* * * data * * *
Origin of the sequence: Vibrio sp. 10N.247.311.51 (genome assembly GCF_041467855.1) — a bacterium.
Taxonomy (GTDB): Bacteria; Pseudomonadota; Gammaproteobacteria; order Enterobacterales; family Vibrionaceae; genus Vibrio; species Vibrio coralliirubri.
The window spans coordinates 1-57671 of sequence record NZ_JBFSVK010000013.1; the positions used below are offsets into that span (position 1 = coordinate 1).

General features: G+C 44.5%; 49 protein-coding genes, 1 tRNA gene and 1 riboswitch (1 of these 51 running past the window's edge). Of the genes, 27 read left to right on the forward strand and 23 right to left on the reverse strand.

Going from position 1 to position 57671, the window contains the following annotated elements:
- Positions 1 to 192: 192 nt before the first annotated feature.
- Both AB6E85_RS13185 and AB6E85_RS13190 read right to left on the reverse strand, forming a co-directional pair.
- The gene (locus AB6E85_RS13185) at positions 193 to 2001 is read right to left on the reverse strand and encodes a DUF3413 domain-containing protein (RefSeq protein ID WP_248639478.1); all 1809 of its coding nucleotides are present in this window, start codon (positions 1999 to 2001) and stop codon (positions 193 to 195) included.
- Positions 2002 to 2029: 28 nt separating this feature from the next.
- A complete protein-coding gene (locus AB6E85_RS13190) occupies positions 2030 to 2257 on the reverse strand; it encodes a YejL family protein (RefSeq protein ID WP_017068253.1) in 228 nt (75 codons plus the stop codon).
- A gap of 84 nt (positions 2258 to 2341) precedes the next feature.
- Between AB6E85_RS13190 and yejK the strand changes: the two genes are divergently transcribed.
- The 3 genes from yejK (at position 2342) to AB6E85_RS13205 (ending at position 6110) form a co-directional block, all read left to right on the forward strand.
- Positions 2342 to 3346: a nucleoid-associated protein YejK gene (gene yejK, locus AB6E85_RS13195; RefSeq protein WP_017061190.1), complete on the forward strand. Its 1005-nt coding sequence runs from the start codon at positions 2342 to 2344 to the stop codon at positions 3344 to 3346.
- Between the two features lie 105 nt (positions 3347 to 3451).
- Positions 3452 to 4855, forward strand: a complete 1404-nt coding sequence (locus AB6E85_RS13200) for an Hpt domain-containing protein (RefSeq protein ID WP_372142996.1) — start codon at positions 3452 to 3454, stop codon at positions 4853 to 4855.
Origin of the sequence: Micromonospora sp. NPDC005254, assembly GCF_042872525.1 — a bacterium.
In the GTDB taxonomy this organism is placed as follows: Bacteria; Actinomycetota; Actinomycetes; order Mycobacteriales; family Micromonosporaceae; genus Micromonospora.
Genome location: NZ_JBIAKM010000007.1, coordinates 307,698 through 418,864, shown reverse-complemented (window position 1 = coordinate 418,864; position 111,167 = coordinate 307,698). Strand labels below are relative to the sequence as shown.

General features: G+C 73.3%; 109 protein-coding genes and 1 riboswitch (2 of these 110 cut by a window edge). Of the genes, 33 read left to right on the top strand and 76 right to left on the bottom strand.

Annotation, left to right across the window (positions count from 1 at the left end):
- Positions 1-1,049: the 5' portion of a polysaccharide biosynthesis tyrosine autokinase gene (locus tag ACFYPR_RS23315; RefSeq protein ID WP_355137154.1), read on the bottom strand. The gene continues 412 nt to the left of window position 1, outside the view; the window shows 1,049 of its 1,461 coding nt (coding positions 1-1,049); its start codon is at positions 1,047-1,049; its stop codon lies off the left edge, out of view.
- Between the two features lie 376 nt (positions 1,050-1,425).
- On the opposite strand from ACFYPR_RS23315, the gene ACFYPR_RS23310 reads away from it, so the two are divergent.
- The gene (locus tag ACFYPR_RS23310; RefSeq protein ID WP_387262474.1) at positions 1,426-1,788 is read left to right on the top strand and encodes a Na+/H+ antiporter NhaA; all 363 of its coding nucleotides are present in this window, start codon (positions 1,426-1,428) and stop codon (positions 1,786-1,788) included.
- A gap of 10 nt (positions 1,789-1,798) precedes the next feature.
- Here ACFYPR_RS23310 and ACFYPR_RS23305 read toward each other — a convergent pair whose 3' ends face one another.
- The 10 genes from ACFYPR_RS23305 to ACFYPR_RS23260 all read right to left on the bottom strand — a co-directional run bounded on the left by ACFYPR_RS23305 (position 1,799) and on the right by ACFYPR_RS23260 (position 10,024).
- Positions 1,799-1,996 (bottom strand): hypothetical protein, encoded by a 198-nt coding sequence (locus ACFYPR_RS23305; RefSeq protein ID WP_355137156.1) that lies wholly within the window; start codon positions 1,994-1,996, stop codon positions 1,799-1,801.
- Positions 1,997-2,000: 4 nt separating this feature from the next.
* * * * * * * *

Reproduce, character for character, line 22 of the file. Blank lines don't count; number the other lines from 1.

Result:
- Positions 1-1,049: the 5' portion of a polysaccharide biosynthesis tyrosine autokinase gene (locus tag ACFYPR_RS23315; RefSeq protein ID WP_355137154.1), read on the bottom strand. The gene continues 412 nt to the left of window position 1, outside the view; the window shows 1,049 of its 1,461 coding nt (coding positions 1-1,049); its start codon is at positions 1,047-1,049; its stop codon lies off the left edge, out of view.